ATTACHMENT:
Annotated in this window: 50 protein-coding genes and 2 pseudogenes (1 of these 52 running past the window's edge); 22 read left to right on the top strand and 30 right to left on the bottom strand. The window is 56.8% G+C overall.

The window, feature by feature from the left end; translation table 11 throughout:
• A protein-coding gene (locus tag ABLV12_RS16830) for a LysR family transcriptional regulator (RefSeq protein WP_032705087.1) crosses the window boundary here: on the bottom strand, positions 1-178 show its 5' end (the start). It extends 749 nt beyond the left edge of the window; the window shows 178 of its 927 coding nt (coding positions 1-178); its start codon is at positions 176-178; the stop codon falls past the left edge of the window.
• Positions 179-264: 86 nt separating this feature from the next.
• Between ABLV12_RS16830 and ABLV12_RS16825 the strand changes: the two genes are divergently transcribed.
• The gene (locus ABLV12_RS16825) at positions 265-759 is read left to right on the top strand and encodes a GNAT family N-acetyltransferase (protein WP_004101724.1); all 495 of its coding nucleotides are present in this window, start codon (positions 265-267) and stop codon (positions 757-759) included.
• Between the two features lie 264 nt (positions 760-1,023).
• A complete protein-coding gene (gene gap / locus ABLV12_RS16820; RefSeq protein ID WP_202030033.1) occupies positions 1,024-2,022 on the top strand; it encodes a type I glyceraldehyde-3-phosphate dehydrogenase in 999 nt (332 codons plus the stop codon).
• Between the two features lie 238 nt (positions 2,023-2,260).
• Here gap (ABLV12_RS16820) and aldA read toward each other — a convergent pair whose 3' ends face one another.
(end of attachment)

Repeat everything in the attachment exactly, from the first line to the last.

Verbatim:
Annotated in this window: 50 protein-coding genes and 2 pseudogenes (1 of these 52 running past the window's edge); 22 read left to right on the top strand and 30 right to left on the bottom strand. The window is 56.8% G+C overall.

The window, feature by feature from the left end; translation table 11 throughout:
• A protein-coding gene (locus tag ABLV12_RS16830) for a LysR family transcriptional regulator (RefSeq protein WP_032705087.1) crosses the window boundary here: on the bottom strand, positions 1-178 show its 5' end (the start). It extends 749 nt beyond the left edge of the window; the window shows 178 of its 927 coding nt (coding positions 1-178); its start codon is at positions 176-178; the stop codon falls past the left edge of the window.
• Positions 179-264: 86 nt separating this feature from the next.
• Between ABLV12_RS16830 and ABLV12_RS16825 the strand changes: the two genes are divergently transcribed.
• The gene (locus ABLV12_RS16825) at positions 265-759 is read left to right on the top strand and encodes a GNAT family N-acetyltransferase (protein WP_004101724.1); all 495 of its coding nucleotides are present in this window, start codon (positions 265-267) and stop codon (positions 757-759) included.
• Between the two features lie 264 nt (positions 760-1,023).
• A complete protein-coding gene (gene gap / locus ABLV12_RS16820; RefSeq protein ID WP_202030033.1) occupies positions 1,024-2,022 on the top strand; it encodes a type I glyceraldehyde-3-phosphate dehydrogenase in 999 nt (332 codons plus the stop codon).
• Between the two features lie 238 nt (positions 2,023-2,260).
• Here gap (ABLV12_RS16820) and aldA read toward each other — a convergent pair whose 3' ends face one another.